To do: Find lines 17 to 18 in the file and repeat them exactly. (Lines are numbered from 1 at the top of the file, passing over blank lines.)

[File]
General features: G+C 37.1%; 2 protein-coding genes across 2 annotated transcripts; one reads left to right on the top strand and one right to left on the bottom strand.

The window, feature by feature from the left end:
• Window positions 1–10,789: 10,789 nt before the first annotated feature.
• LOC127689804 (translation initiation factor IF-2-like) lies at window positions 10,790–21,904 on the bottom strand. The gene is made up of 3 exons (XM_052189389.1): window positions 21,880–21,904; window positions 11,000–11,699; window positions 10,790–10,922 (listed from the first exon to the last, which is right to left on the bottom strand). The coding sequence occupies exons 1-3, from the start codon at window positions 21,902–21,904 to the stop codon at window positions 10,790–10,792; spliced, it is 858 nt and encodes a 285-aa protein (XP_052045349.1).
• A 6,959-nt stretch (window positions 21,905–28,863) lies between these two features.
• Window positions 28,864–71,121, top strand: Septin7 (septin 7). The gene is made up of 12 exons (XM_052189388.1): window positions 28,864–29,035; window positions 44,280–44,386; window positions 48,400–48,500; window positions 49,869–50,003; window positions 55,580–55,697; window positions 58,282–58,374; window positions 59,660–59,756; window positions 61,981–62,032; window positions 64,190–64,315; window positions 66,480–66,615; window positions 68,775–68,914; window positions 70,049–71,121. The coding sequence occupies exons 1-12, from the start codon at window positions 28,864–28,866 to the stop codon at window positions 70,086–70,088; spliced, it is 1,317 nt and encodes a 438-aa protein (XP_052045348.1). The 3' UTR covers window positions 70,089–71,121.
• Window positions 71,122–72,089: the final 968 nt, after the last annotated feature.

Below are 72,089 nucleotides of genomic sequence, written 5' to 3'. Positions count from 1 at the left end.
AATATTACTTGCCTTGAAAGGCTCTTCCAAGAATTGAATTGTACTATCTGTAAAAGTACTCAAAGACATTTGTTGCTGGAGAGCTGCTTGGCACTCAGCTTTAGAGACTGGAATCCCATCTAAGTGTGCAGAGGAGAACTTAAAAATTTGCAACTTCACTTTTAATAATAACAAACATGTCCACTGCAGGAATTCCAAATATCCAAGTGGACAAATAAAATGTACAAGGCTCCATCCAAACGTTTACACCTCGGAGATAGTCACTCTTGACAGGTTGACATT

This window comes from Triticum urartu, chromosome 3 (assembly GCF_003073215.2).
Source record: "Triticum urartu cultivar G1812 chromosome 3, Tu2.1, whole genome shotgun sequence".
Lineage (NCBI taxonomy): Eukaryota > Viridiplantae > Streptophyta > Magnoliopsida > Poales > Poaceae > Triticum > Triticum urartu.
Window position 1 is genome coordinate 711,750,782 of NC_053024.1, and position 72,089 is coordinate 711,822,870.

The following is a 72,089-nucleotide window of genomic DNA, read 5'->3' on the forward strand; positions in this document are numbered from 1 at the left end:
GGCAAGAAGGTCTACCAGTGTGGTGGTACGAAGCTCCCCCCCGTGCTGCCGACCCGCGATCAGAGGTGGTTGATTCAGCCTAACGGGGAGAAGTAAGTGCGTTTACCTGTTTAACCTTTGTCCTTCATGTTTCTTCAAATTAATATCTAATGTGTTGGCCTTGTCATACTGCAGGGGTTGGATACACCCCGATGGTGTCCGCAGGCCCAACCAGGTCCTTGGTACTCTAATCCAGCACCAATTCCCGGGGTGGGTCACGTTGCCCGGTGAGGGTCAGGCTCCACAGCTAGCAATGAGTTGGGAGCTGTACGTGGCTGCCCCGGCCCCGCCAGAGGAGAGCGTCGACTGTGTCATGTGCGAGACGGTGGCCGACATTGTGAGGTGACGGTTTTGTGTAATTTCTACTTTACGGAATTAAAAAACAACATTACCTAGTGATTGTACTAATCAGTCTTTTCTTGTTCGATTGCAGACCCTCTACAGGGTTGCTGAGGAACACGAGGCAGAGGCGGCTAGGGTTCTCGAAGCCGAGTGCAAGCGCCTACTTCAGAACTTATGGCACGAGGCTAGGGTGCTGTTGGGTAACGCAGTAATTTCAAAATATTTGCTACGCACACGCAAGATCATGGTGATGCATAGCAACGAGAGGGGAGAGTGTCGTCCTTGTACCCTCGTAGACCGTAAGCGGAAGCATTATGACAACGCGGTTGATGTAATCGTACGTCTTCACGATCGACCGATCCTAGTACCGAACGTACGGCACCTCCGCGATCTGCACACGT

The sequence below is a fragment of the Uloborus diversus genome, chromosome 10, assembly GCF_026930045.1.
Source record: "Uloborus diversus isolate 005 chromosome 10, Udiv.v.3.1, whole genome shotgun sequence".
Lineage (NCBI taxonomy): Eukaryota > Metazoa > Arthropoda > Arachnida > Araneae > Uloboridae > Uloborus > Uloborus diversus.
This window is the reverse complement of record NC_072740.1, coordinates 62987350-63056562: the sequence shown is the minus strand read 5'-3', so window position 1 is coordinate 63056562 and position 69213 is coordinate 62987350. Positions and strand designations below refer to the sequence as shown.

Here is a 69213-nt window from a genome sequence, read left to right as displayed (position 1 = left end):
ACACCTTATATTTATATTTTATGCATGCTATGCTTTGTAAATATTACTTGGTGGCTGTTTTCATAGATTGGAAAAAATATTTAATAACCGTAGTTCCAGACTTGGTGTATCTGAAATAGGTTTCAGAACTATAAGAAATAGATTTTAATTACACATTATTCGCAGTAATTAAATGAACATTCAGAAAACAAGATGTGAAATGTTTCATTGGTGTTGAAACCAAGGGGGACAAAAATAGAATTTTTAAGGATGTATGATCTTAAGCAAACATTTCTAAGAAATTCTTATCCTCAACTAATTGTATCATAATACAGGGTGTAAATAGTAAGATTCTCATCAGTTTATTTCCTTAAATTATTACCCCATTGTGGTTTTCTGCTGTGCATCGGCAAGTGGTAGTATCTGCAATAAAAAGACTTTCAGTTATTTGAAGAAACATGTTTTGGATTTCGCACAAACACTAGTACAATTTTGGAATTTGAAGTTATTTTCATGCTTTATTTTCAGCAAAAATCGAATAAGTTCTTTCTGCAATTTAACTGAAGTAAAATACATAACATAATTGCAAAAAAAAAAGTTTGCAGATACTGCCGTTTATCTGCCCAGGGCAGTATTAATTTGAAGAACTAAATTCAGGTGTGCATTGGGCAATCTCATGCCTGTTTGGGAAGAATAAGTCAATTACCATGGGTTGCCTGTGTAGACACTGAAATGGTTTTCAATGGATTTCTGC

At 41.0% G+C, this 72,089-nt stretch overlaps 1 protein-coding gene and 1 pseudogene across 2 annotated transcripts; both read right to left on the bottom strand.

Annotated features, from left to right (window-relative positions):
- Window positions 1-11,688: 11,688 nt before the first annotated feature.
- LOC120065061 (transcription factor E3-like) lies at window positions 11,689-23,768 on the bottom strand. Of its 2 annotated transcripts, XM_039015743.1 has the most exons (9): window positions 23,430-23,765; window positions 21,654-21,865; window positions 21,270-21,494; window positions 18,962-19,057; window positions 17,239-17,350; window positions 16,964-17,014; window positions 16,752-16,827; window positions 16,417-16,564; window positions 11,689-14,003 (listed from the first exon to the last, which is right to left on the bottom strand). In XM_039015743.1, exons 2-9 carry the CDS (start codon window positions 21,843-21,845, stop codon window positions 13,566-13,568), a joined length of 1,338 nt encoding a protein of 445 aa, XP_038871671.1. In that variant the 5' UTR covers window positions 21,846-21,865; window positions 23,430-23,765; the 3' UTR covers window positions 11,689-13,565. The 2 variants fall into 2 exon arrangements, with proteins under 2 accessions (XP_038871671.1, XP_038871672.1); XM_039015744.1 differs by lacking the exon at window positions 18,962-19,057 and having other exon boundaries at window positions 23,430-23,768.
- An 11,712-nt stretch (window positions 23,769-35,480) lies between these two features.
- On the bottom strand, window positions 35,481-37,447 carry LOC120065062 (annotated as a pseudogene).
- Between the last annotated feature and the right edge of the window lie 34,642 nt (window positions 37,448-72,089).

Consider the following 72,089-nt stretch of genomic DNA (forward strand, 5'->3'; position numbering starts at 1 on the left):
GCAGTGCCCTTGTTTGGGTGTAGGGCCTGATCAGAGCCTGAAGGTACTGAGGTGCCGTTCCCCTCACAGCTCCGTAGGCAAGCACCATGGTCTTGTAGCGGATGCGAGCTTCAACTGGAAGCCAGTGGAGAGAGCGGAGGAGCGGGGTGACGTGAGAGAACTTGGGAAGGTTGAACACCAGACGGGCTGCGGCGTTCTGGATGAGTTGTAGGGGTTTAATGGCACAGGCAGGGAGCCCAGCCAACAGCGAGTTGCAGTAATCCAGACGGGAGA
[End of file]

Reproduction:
Source record: "Uloborus diversus isolate 005 chromosome 10, Udiv.v.3.1, whole genome shotgun sequence".
Lineage (NCBI taxonomy): Eukaryota > Metazoa > Arthropoda > Arachnida > Araneae > Uloboridae > Uloborus > Uloborus diversus.